• Rifampin
  • St John’s Wort
  • Sugammadex
  • Theophylline
  • Tizanidine
  • Topiramate
  • Ulipristal
  • Valproic Acid

Using this medicine with any of the following medicines may cause an increased risk of certain side effects, but using both drugs may be the best treatment for you. If both medicines are prescribed together, your doctor may change the dose or how often you use one or both of the medicines.

  • Alprazolam
  • Amprenavir
  • Atazanavir
  • Bacampicillin
  • Betamethasone
  • Bexarotene
  • Colesevelam
  • Cyclosporine
  • Efavirenz
  • Eslicarbazepine Acetate
  • Etoricoxib
  • Fosamprenavir
  • Ginseng
  • Lamotrigine
  • Levothyroxine
  • Licorice
  • Mycophenolate Mofetil
  • Mycophenolic Acid
  • Nelfinavir
  • Parecoxib
  • Prednisolone
  • Rifapentine
  • Ritonavir
  • Roflumilast
  • Rufinamide
  • Selegiline
  • Telaprevir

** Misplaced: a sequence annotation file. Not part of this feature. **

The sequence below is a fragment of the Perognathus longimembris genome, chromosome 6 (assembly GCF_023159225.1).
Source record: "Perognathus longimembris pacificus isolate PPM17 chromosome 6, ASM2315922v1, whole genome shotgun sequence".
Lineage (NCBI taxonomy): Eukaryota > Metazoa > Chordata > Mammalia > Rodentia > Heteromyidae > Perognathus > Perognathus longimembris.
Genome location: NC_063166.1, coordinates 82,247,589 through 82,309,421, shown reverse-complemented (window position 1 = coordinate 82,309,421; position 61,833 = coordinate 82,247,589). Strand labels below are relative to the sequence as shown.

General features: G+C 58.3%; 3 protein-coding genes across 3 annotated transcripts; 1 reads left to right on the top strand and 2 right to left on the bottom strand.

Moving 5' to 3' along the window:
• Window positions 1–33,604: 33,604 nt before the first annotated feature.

• Tipranavir
  • Troglitazone
  • Troleandomycin
  • Valdecoxib
  • Voriconazole
  • Warfarin

Interactions with food/tobacco/alcohol

Certain medicines should not be used at or around the time of eating food or eating certain types of food since interactions may occur. Using alcohol or tobacco with certain medicines may also cause interactions to occur. The following interactions have been selected on the basis of their potential significance and are not necessarily all-inclusive.

Using this medicine with any of the following may cause an increased risk of certain side effects but may be unavoidable in some cases. If used together, your doctor may change the dose or how often you use this medicine, or give you special instructions about the use of food, alcohol, or tobacco.

  • Caffeine

Other medical problems

The presence of other medical problems may affect the use of this medicine. Make sure you tell your doctor if you have any other medical problems, especially:

  • Abnormal or unusual vaginal bleeding or
  • Blood clots (eg, deep vein thrombosis, pulmonary embolism), or history of or
  • Breast cancer, known or suspected or
  • Diabetes with kidney, eye, nerve, or blood vessel damage or
  • Endometrial cancer or
  • Heart attack, history of or
  • Heart or blood vessel disease (eg, coronary artery disease, heart valve problems), or history of or
  • Hypertension (high blood pressure) that is not under good control, or